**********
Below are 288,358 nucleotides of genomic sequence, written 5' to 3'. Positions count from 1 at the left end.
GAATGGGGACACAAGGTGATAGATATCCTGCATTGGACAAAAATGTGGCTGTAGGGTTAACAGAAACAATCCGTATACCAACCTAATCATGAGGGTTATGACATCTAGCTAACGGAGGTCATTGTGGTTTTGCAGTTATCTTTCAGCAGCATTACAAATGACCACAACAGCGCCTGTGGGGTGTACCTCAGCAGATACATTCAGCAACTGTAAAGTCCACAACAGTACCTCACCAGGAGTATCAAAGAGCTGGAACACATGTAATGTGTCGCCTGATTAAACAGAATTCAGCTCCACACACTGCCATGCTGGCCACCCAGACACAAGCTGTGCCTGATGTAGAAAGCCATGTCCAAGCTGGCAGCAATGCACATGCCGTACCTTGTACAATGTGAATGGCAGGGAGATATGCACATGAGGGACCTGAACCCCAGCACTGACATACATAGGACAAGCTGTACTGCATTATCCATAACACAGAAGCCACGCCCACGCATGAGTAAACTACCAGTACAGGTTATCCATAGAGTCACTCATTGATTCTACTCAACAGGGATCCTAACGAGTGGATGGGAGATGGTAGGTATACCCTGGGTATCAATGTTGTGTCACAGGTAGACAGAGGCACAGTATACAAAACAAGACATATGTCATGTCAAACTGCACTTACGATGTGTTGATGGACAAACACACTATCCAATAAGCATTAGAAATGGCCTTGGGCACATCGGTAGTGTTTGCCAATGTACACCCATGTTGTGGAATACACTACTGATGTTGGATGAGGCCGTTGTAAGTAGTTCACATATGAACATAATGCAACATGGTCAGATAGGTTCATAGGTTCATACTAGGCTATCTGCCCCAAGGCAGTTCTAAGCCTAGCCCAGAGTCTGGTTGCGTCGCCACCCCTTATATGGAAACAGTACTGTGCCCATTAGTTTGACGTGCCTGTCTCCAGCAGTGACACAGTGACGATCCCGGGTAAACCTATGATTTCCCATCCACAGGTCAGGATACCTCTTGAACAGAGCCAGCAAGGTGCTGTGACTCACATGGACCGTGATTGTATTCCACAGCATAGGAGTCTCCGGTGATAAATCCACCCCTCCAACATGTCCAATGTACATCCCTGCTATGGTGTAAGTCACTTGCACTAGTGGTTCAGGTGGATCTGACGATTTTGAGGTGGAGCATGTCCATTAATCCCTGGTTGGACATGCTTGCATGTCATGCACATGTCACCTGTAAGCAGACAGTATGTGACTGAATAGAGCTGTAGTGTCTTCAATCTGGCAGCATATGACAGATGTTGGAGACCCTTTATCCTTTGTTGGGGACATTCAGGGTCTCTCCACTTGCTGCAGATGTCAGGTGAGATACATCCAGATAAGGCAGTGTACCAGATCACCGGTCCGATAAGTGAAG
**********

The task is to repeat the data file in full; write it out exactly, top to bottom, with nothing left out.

Below are 288,358 nucleotides of genomic sequence, written 5' to 3'. Positions count from 1 at the left end.
GAATGGGGACACAAGGTGATAGATATCCTGCATTGGACAAAAATGTGGCTGTAGGGTTAACAGAAACAATCCGTATACCAACCTAATCATGAGGGTTATGACATCTAGCTAACGGAGGTCATTGTGGTTTTGCAGTTATCTTTCAGCAGCATTACAAATGACCACAACAGCGCCTGTGGGGTGTACCTCAGCAGATACATTCAGCAACTGTAAAGTCCACAACAGTACCTCACCAGGAGTATCAAAGAGCTGGAACACATGTAATGTGTCGCCTGATTAAACAGAATTCAGCTCCACACACTGCCATGCTGGCCACCCAGACACAAGCTGTGCCTGATGTAGAAAGCCATGTCCAAGCTGGCAGCAATGCACATGCCGTACCTTGTACAATGTGAATGGCAGGGAGATATGCACATGAGGGACCTGAACCCCAGCACTGACATACATAGGACAAGCTGTACTGCATTATCCATAACACAGAAGCCACGCCCACGCATGAGTAAACTACCAGTACAGGTTATCCATAGAGTCACTCATTGATTCTACTCAACAGGGATCCTAACGAGTGGATGGGAGATGGTAGGTATACCCTGGGTATCAATGTTGTGTCACAGGTAGACAGAGGCACAGTATACAAAACAAGACATATGTCATGTCAAACTGCACTTACGATGTGTTGATGGACAAACACACTATCCAATAAGCATTAGAAATGGCCTTGGGCACATCGGTAGTGTTTGCCAATGTACACCCATGTTGTGGAATACACTACTGATGTTGGATGAGGCCGTTGTAAGTAGTTCACATATGAACATAATGCAACATGGTCAGATAGGTTCATAGGTTCATACTAGGCTATCTGCCCCAAGGCAGTTCTAAGCCTAGCCCAGAGTCTGGTTGCGTCGCCACCCCTTATATGGAAACAGTACTGTGCCCATTAGTTTGACGTGCCTGTCTCCAGCAGTGACACAGTGACGATCCCGGGTAAACCTATGATTTCCCATCCACAGGTCAGGATACCTCTTGAACAGAGCCAGCAAGGTGCTGTGACTCACATGGACCGTGATTGTATTCCACAGCATAGGAGTCTCCGGTGATAAATCCACCCCTCCAACATGTCCAATGTACATCCCTGCTATGGTGTAAGTCACTTGCACTAGTGGTTCAGGTGGATCTGACGATTTTGAGGTGGAGCATGTCCATTAATCCCTGGTTGGACATGCTTGCATGTCATGCACATGTCACCTGTAAGCAGACAGTATGTGACTGAATAGAGCTGTAGTGTCTTCAATCTGGCAGCATATGACAGATGTTGGAGACCCTTTATCCTTTGTTGGGGACATTCAGGGTCTCTCCACTTGCTGCAGATGTCAGGTGAGATACATCCAGATAAGGCAGTGTACCAGATCACCGGTCCGATAAGTGAAG